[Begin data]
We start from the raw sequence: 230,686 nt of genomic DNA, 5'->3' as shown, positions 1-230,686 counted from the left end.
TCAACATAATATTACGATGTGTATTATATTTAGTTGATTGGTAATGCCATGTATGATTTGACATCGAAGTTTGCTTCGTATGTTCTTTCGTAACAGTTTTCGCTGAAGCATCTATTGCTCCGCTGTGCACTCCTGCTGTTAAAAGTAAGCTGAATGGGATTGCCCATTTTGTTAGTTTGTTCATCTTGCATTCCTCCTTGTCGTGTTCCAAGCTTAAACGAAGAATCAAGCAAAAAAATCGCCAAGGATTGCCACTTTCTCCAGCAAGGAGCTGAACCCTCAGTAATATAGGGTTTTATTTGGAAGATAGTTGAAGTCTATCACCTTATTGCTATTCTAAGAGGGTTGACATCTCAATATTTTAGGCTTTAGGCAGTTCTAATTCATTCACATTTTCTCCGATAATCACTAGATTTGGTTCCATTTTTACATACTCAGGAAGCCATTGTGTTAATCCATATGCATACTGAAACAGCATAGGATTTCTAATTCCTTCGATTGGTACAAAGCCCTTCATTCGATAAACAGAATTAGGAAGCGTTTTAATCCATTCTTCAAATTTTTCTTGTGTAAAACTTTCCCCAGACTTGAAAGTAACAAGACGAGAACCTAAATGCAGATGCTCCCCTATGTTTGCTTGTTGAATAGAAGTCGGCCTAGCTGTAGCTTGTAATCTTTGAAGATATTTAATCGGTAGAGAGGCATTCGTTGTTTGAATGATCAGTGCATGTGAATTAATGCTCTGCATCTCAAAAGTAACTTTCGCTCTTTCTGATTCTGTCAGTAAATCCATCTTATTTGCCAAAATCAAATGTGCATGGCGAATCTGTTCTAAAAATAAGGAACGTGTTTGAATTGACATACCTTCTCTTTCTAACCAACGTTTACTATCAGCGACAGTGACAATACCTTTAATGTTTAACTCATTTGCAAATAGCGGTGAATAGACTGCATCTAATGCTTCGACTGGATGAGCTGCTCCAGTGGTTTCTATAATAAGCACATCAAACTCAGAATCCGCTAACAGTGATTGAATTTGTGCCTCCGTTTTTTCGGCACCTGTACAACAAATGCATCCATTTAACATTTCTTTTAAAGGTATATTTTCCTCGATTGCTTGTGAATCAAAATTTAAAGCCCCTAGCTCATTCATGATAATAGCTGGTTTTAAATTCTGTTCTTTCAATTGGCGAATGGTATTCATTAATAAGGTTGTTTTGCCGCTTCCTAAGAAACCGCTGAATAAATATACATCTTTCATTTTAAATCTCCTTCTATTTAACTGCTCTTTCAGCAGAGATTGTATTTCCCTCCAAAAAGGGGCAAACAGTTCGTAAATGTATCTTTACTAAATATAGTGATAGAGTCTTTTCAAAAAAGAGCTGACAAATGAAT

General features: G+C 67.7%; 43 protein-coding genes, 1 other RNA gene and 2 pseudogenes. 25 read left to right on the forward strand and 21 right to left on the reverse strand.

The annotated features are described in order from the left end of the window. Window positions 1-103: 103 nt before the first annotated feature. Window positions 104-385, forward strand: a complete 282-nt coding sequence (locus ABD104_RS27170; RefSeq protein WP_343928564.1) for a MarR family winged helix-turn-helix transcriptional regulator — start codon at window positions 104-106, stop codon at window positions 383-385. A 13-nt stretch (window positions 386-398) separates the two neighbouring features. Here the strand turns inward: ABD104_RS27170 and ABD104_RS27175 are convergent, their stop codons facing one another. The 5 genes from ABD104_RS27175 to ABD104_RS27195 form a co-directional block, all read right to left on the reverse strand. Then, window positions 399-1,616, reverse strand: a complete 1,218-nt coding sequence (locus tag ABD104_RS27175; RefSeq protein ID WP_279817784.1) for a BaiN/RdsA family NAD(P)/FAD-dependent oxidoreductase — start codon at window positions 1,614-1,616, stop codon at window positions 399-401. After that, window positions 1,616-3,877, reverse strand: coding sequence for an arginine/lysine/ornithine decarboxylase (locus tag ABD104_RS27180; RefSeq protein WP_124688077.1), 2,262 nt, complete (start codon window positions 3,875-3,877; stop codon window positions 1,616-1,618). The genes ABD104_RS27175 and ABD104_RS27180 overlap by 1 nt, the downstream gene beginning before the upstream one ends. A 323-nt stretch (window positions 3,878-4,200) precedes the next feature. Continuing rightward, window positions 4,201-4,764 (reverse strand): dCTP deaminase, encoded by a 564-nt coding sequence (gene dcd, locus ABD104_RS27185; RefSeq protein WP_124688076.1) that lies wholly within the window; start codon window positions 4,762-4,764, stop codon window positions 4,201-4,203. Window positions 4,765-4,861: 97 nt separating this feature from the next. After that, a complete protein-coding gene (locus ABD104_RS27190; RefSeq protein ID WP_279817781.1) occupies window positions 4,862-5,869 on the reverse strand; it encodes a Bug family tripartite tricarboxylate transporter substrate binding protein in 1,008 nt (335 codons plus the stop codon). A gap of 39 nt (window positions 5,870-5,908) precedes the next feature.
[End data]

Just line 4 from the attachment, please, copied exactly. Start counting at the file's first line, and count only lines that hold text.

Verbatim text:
The annotated features are described in order from the left end of the window. Window positions 1-103: 103 nt before the first annotated feature. Window positions 104-385, forward strand: a complete 282-nt coding sequence (locus ABD104_RS27170; RefSeq protein WP_343928564.1) for a MarR family winged helix-turn-helix transcriptional regulator — start codon at window positions 104-106, stop codon at window positions 383-385. A 13-nt stretch (window positions 386-398) separates the two neighbouring features. Here the strand turns inward: ABD104_RS27170 and ABD104_RS27175 are convergent, their stop codons facing one another. The 5 genes from ABD104_RS27175 to ABD104_RS27195 form a co-directional block, all read right to left on the reverse strand. Then, window positions 399-1,616, reverse strand: a complete 1,218-nt coding sequence (locus tag ABD104_RS27175; RefSeq protein ID WP_279817784.1) for a BaiN/RdsA family NAD(P)/FAD-dependent oxidoreductase — start codon at window positions 1,614-1,616, stop codon at window positions 399-401. After that, window positions 1,616-3,877, reverse strand: coding sequence for an arginine/lysine/ornithine decarboxylase (locus tag ABD104_RS27180; RefSeq protein WP_124688077.1), 2,262 nt, complete (start codon window positions 3,875-3,877; stop codon window positions 1,616-1,618). The genes ABD104_RS27175 and ABD104_RS27180 overlap by 1 nt, the downstream gene beginning before the upstream one ends. A 323-nt stretch (window positions 3,878-4,200) precedes the next feature. Continuing rightward, window positions 4,201-4,764 (reverse strand): dCTP deaminase, encoded by a 564-nt coding sequence (gene dcd, locus ABD104_RS27185; RefSeq protein WP_124688076.1) that lies wholly within the window; start codon window positions 4,762-4,764, stop codon window positions 4,201-4,203. Window positions 4,765-4,861: 97 nt separating this feature from the next. After that, a complete protein-coding gene (locus ABD104_RS27190; RefSeq protein ID WP_279817781.1) occupies window positions 4,862-5,869 on the reverse strand; it encodes a Bug family tripartite tricarboxylate transporter substrate binding protein in 1,008 nt (335 codons plus the stop codon). A gap of 39 nt (window positions 5,870-5,908) precedes the next feature.